FlashReport Weblog on California Politics

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Jon Coupal

HJTA Initiative Would Make Housing More Affordable

As part of an ongoing effort to help those who struggle to keep a roof​ over their heads, the Howard Jarvis Taxpayers Association has filed an​ initiative that would increase the homeowners exemption and the​ renters tax credit.This is the first step in qualifying the initiative, the​ California Homeowners and Renters Tax Relief Act of 2016, for the​ ballot.The Office of the Attorney General has about 60 days to provide​ a​ title and summary so that signature gathering can begin.

Only about one-third of Californians can afford to realize the American​ dream of owning their own home. The homeowners’ property tax​ exemption of $7,000 (worth a $70 deduction on your property taxes)​ has not been increased since 1972 when the median priced home sold​ for $28,660​. Currently, an average home is selling for nearly ten (10)​ times that amount, and yet the homeowners’ exemption remains​ unchanged. Increasing the homeowners’ property tax exemption from $7,000 to​ $32,000 will save every homeowner in California an additional $250 per​ year.​ This will help to mitigate the heavy financial burden placed on​ homeowners from… Read More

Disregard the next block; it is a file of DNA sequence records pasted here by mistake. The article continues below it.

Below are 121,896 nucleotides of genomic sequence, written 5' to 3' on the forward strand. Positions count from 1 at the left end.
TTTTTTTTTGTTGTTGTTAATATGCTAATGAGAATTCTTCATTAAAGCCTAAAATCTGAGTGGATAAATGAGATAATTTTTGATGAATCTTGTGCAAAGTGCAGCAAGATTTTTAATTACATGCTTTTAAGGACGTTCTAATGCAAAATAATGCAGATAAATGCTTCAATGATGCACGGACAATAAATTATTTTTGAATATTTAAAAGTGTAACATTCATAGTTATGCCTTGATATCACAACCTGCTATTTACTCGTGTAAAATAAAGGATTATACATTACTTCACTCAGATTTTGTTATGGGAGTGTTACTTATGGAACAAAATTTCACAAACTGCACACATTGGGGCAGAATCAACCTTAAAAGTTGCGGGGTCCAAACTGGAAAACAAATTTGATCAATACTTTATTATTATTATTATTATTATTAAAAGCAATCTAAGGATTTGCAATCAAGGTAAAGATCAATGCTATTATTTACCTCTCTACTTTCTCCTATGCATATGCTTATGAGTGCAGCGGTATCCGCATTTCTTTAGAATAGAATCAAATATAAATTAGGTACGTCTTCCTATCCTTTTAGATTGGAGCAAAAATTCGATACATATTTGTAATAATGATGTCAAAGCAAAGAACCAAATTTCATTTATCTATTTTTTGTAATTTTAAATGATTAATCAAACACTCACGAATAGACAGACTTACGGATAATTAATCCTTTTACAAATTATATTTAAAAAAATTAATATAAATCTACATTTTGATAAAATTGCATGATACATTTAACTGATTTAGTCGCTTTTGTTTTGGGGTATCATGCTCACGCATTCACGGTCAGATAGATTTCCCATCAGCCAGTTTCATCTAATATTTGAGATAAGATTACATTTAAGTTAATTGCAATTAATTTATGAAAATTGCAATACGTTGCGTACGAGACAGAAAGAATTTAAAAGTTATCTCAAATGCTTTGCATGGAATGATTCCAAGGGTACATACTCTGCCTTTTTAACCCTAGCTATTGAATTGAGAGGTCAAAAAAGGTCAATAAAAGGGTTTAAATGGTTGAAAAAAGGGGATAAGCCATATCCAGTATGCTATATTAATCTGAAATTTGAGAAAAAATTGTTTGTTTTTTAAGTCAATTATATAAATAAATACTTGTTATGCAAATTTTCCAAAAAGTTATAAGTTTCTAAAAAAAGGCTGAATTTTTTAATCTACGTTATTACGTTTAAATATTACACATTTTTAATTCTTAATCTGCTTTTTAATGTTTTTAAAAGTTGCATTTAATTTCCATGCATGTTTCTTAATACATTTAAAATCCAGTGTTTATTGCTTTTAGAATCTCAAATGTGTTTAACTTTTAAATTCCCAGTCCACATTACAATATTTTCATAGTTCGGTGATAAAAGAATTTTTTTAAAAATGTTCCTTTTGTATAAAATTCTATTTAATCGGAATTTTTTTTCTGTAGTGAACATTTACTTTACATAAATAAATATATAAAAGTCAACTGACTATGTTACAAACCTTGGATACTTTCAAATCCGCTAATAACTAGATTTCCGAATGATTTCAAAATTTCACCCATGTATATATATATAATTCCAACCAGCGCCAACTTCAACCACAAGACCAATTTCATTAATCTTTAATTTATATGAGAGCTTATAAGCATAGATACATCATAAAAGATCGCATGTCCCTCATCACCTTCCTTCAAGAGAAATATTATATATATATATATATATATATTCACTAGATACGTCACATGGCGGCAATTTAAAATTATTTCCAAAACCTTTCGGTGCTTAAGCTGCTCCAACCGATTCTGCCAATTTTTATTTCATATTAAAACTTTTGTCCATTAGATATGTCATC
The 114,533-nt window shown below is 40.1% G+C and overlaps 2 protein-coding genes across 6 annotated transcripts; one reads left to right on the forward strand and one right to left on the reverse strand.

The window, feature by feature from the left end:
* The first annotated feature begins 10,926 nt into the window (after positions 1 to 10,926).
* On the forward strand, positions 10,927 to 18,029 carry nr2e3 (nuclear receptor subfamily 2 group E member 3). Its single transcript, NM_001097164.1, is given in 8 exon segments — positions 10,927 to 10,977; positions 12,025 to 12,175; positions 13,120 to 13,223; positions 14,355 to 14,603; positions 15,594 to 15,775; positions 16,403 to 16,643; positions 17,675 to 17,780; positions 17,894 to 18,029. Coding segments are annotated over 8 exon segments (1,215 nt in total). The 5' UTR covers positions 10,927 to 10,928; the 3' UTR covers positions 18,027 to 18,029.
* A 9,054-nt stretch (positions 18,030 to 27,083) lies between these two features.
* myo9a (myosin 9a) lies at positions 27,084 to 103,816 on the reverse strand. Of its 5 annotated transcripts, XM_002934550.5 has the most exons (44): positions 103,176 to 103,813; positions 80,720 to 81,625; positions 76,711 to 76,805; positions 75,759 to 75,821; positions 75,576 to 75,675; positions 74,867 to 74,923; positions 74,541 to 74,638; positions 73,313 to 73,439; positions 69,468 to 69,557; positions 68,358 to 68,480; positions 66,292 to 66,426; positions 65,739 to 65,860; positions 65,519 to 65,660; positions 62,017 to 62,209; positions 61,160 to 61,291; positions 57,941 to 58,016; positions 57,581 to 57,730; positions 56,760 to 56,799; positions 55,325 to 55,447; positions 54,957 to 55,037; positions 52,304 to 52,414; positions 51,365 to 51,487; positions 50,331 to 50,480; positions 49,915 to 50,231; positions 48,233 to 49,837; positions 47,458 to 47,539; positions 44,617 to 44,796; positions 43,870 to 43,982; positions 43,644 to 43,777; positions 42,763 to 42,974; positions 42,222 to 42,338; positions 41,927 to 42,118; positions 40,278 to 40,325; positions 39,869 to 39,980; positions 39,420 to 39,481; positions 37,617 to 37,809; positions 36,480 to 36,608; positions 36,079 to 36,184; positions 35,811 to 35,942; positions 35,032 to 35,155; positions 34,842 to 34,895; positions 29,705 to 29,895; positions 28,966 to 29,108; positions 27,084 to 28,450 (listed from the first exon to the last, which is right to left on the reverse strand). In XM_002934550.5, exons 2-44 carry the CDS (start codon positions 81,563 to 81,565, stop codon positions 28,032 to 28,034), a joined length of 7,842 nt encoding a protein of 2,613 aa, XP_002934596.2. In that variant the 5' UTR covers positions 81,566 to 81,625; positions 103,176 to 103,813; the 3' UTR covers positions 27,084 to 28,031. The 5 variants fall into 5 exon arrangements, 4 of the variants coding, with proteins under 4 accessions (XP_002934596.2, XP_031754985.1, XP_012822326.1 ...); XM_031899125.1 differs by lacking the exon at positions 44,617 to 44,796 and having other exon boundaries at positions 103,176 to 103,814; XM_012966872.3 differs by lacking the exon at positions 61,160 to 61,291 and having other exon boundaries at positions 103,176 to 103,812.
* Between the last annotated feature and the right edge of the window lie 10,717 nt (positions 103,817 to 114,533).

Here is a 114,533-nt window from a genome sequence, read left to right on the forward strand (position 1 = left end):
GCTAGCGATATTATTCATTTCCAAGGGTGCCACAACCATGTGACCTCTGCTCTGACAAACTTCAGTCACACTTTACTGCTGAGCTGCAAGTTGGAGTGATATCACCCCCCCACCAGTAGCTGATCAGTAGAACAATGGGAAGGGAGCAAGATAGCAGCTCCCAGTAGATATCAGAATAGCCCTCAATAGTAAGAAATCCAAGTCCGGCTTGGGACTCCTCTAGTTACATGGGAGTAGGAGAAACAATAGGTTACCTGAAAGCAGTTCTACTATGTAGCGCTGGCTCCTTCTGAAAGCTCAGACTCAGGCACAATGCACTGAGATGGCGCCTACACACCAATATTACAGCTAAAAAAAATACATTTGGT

Assemblyman Jim Patterson

Assembly Hearing to Shed Light on True Commitment to Farmworker Rights

Central Valley farm workers will leave their jobs in the fields and make the journey to Sacramento tomorrow morning to support a proposed new law that would finally give them the same rights afforded to almost every other union member in America and it’s my sincere hope that they are victorious.

As the law stands today California farm workers are essentially powerless when it comes to determining their own labor contracts. They can’t be in the room when their contracts are being hammered out by the union and the Ag Labor Board, they don’t have the right to approve or decline the contract that was created without their knowledge or input. Also, if the union they chose to represent them abandons them, they have no recourse.